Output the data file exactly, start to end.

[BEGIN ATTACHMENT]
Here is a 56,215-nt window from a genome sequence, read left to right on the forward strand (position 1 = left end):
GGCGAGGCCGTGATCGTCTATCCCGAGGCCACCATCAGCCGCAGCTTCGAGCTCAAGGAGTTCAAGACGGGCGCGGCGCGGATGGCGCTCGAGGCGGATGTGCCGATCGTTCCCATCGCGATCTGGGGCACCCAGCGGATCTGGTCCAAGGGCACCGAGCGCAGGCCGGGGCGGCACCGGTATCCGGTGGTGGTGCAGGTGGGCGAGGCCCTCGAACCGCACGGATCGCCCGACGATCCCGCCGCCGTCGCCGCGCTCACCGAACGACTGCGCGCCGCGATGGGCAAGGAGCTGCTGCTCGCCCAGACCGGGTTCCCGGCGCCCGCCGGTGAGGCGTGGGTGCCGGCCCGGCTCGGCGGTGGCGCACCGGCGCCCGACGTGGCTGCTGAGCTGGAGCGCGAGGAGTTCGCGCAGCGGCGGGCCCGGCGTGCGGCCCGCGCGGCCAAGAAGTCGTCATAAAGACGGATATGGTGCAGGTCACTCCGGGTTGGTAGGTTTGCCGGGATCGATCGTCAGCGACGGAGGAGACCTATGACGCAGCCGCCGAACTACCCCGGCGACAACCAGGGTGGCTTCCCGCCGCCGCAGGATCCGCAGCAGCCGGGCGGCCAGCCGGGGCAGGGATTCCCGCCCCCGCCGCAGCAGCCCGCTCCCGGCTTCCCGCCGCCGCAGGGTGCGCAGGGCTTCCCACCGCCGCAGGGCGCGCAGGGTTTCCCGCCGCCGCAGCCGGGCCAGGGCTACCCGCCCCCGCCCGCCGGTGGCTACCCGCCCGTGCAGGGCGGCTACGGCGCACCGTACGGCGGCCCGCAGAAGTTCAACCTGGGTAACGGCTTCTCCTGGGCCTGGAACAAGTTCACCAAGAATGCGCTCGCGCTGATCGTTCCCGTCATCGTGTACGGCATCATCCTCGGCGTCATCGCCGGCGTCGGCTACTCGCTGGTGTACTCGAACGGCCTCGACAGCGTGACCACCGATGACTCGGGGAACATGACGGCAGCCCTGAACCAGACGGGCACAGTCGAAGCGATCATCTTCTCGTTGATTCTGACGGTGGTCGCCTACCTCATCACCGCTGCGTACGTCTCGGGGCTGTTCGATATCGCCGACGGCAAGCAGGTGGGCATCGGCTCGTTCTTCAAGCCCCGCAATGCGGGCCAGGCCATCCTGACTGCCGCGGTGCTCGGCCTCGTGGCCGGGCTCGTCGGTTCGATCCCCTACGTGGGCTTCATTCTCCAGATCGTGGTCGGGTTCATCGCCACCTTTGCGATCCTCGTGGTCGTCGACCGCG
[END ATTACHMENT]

Here is a 56,215-nt window from a genome sequence, read left to right on the forward strand (position 1 = left end):
GGCGAGGCCGTGATCGTCTATCCCGAGGCCACCATCAGCCGCAGCTTCGAGCTCAAGGAGTTCAAGACGGGCGCGGCGCGGATGGCGCTCGAGGCGGATGTGCCGATCGTTCCCATCGCGATCTGGGGCACCCAGCGGATCTGGTCCAAGGGCACCGAGCGCAGGCCGGGGCGGCACCGGTATCCGGTGGTGGTGCAGGTGGGCGAGGCCCTCGAACCGCACGGATCGCCCGACGATCCCGCCGCCGTCGCCGCGCTCACCGAACGACTGCGCGCCGCGATGGGCAAGGAGCTGCTGCTCGCCCAGACCGGGTTCCCGGCGCCCGCCGGTGAGGCGTGGGTGCCGGCCCGGCTCGGCGGTGGCGCACCGGCGCCCGACGTGGCTGCTGAGCTGGAGCGCGAGGAGTTCGCGCAGCGGCGGGCCCGGCGTGCGGCCCGCGCGGCCAAGAAGTCGTCATAAAGACGGATATGGTGCAGGTCACTCCGGGTTGGTAGGTTTGCCGGGATCGATCGTCAGCGACGGAGGAGACCTATGACGCAGCCGCCGAACTACCCCGGCGACAACCAGGGTGGCTTCCCGCCGCCGCAGGATCCGCAGCAGCCGGGCGGCCAGCCGGGGCAGGGATTCCCGCCCCCGCCGCAGCAGCCCGCTCCCGGCTTCCCGCCGCCGCAGGGTGCGCAGGGCTTCCCACCGCCGCAGGGCGCGCAGGGTTTCCCGCCGCCGCAGCCGGGCCAGGGCTACCCGCCCCCGCCCGCCGGTGGCTACCCGCCCGTGCAGGGCGGCTACGGCGCACCGTACGGCGGCCCGCAGAAGTTCAACCTGGGTAACGGCTTCTCCTGGGCCTGGAACAAGTTCACCAAGAATGCGCTCGCGCTGATCGTTCCCGTCATCGTGTACGGCATCATCCTCGGCGTCATCGCCGGCGTCGGCTACTCGCTGGTGTACTCGAACGGCCTCGACAGCGTGACCACCGATGACTCGGGGAACATGACGGCAGCCCTGAACCAGACGGGCACAGTCGAAGCGATCATCTTCTCGTTGATTCTGACGGTGGTCGCCTACCTCATCACCGCTGCGTACGTCTCGGGGCTGTTCGATATCGCCGACGGCAAGCAGGTGGGCATCGGCTCGTTCTTCAAGCCCCGCAATGCGGGCCAGGCCATCCTGACTGCCGCGGTGCTCGGCCTCGTGGCCGGGCTCGTCGGTTCGATCCCCTACGTGGGCTTCATTCTCCAGATCGTGGTCGGGTTCATCGCCACCTTTGCGATCCTCGTGGTCGTCGACCGCG